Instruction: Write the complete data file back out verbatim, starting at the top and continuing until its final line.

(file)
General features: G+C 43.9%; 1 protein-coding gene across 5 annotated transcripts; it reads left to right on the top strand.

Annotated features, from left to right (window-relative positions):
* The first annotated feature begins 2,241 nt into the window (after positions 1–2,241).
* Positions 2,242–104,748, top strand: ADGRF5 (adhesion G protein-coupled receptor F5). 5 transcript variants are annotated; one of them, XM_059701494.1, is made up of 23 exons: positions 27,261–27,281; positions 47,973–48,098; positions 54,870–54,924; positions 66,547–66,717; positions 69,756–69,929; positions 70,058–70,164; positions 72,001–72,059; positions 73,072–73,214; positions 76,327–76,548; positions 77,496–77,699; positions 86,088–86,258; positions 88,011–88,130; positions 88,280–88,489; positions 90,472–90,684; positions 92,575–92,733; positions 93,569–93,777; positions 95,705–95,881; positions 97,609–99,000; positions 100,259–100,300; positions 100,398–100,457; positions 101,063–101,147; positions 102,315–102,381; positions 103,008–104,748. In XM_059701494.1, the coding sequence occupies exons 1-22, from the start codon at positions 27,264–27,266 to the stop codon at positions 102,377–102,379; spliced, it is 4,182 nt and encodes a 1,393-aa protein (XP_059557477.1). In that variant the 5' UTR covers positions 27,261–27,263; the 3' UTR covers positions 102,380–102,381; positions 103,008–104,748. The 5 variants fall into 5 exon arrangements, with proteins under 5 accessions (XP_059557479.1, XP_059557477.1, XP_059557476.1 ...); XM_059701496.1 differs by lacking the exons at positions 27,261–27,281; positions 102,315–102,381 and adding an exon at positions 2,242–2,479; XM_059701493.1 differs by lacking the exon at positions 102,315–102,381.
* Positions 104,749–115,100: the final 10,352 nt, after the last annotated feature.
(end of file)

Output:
General features: G+C 43.9%; 1 protein-coding gene across 5 annotated transcripts; it reads left to right on the top strand.

Annotated features, from left to right (window-relative positions):
* The first annotated feature begins 2,241 nt into the window (after positions 1–2,241).
* Positions 2,242–104,748, top strand: ADGRF5 (adhesion G protein-coupled receptor F5). 5 transcript variants are annotated; one of them, XM_059701494.1, is made up of 23 exons: positions 27,261–27,281; positions 47,973–48,098; positions 54,870–54,924; positions 66,547–66,717; positions 69,756–69,929; positions 70,058–70,164; positions 72,001–72,059; positions 73,072–73,214; positions 76,327–76,548; positions 77,496–77,699; positions 86,088–86,258; positions 88,011–88,130; positions 88,280–88,489; positions 90,472–90,684; positions 92,575–92,733; positions 93,569–93,777; positions 95,705–95,881; positions 97,609–99,000; positions 100,259–100,300; positions 100,398–100,457; positions 101,063–101,147; positions 102,315–102,381; positions 103,008–104,748. In XM_059701494.1, the coding sequence occupies exons 1-22, from the start codon at positions 27,264–27,266 to the stop codon at positions 102,377–102,379; spliced, it is 4,182 nt and encodes a 1,393-aa protein (XP_059557477.1). In that variant the 5' UTR covers positions 27,261–27,263; the 3' UTR covers positions 102,380–102,381; positions 103,008–104,748. The 5 variants fall into 5 exon arrangements, with proteins under 5 accessions (XP_059557479.1, XP_059557477.1, XP_059557476.1 ...); XM_059701496.1 differs by lacking the exons at positions 27,261–27,281; positions 102,315–102,381 and adding an exon at positions 2,242–2,479; XM_059701493.1 differs by lacking the exon at positions 102,315–102,381.
* Positions 104,749–115,100: the final 10,352 nt, after the last annotated feature.